In the industrial zone on the edge of Calais, tents are scattered across landfill sites or are perched on slag heaps. Inside sleep unaccompanied refugee children.
It’s still dark and the children are asleep when they are forcibly woken up.
Dressed in riot gear, police shake the children’s tents and shout in French. Frightening enough for adults, it’s terrifying for children. But some of them have become hardened to it and this, too, is unbearably sad.
Sleeping bags are removed, sleep is disrupted and another day of survival in the open begins.
For the 200 or so unaccompanied refugee children currently sleeping rough in northern France, life is impossibly hard. Almost every day begins with an eviction before 9am, an arbitrary and cruel operation carried out by the French authorities to continually displace young people who are already living in desperate conditions.
These are kids who have fled war and insecurity in places such as Afghanistan, Iraqi Kurdistan, Sudan and Eritrea, and who have become separated from their families. Many are orphans, others have found themselves the only member of their family able to escape from terrible situations.
I’ve even seen some as young as eight years old. What unites them all is the wary look in their eyes and the layers of clothes they wear against the cold.
The days drag on as young people sit around fires trying to keep warm. No education, no shelter, no state legal support – none of these fundamental human rights appear to exist for them. Seeing their situation and the apathy our leaders show to it leaves me in a state of despair and mourning the childhood they are missing.
As Field Manager for Help Refugees in northern France, my job is to coordinate volunteers who work around the clock to meet the most basic needs. We’ve been providing support here for years; blankets, firewood and hot food for starters. I help safeguard the kids, flagging particularly vulnerable cases to lawyers and others who can help.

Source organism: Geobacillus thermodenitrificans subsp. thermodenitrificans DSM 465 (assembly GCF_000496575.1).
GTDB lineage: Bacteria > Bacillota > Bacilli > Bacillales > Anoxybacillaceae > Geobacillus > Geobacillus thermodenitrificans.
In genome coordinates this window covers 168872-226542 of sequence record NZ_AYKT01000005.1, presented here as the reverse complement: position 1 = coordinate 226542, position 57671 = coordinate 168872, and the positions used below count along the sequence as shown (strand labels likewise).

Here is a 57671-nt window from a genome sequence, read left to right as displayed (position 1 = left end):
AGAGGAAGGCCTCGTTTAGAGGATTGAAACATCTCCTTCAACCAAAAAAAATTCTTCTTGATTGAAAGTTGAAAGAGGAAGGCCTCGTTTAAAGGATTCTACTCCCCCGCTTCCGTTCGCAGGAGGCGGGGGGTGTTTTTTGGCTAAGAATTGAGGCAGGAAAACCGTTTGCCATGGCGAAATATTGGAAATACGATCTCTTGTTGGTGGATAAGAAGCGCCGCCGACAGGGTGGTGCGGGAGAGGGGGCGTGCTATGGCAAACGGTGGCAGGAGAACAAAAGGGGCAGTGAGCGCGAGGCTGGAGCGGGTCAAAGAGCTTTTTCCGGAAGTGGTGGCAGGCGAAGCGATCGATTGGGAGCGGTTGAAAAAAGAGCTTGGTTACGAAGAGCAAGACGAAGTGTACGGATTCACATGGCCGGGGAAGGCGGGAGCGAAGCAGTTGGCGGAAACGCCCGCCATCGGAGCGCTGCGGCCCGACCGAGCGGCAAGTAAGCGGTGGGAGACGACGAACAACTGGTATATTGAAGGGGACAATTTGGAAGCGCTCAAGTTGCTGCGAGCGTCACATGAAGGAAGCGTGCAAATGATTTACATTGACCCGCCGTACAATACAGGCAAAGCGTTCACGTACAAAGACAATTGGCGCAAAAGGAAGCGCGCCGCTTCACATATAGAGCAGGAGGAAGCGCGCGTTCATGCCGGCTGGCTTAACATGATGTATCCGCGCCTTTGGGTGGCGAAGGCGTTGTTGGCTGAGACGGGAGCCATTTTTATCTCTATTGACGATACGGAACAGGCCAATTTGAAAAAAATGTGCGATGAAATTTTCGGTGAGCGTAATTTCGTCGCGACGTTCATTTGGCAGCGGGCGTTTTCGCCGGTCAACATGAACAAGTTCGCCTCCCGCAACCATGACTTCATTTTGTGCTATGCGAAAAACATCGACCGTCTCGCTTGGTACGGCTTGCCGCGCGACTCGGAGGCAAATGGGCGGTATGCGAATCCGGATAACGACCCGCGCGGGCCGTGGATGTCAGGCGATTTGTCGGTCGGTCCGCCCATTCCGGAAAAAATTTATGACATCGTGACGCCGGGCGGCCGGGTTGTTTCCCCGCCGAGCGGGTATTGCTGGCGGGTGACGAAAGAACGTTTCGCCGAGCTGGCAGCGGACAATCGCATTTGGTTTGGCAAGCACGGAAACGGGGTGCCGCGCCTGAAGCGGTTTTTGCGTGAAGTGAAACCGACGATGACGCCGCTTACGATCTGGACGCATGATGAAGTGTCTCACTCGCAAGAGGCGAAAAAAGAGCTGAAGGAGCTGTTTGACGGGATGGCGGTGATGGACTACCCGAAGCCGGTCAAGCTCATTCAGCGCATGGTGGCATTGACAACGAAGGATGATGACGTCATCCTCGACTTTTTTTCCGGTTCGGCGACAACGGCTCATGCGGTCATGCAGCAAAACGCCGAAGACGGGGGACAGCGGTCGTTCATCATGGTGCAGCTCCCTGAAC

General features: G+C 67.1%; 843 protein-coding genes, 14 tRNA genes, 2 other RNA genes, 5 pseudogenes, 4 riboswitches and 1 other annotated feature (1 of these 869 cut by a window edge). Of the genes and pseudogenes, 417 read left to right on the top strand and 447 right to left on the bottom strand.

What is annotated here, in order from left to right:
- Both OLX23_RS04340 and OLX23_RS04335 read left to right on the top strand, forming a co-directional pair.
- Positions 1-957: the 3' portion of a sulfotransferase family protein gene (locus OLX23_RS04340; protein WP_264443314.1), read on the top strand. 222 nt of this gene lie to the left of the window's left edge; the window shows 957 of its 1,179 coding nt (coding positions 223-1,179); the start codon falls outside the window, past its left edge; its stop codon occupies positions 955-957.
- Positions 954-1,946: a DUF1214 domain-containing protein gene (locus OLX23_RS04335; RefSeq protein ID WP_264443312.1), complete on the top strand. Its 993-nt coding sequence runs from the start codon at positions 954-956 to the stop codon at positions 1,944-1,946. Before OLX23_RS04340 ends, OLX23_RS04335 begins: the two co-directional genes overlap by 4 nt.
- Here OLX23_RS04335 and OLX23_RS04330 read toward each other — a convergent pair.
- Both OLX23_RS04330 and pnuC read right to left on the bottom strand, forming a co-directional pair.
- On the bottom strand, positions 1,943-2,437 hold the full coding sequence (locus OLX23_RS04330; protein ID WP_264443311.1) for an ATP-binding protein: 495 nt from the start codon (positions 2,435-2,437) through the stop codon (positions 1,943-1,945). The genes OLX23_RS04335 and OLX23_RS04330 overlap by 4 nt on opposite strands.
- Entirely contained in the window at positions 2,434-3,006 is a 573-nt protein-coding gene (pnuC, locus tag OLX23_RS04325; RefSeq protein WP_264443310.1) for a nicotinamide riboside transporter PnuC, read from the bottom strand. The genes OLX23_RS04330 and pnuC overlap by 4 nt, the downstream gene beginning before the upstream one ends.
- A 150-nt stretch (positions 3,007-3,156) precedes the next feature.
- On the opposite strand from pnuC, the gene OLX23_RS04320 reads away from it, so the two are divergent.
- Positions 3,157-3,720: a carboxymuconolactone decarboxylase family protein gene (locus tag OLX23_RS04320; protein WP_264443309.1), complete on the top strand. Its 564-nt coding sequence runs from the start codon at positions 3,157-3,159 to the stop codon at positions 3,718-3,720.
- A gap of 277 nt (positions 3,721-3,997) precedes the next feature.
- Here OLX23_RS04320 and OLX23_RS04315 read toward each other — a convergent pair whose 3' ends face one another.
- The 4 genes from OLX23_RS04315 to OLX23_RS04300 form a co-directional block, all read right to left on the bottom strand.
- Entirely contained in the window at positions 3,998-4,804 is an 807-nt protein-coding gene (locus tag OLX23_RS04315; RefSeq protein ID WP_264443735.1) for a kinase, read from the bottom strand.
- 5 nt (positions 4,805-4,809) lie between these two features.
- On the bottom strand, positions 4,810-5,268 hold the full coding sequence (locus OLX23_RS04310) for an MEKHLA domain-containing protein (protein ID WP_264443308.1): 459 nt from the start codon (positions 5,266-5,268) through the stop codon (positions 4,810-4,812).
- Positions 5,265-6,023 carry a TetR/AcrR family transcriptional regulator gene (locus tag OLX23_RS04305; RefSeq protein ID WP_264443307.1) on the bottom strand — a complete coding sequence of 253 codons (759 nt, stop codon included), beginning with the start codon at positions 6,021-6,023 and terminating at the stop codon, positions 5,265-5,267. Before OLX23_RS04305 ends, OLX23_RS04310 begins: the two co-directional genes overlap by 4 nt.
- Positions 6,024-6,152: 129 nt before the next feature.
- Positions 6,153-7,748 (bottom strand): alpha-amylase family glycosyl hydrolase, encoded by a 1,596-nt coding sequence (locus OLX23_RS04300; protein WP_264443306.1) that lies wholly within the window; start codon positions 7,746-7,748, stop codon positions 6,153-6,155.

The deepest injustice is that while they are living this nightmare on the streets in France, those with family in the UK could be safely at home with them.
Currently, if an unaccompanied refugee child in Europe has any family in the UK, they have a right to be reunited with them. Over the years that I’ve been working here, some children I’ve known have been able to take advantage of this and are now living safely in the UK.
But bureaucracy and foot-dragging on the part of the British government have left many children still stranded, and now the government is trying to scrap the legislation that could give those still here a lifeline to security.
Last week, the House of Commons voted against an amendment to the EU Withdrawal Bill (the ‘Brexit Bill’) that would have preserved family reunification after Brexit – one of the last legal routes that exists for unaccompanied children to find safety.
The House of Lords just overturned that vote, sending the Bill back to the Commons with a clear signal that this is morally unjustifiable.
Maddy Allen is Help Refugees Field Manager for northern France.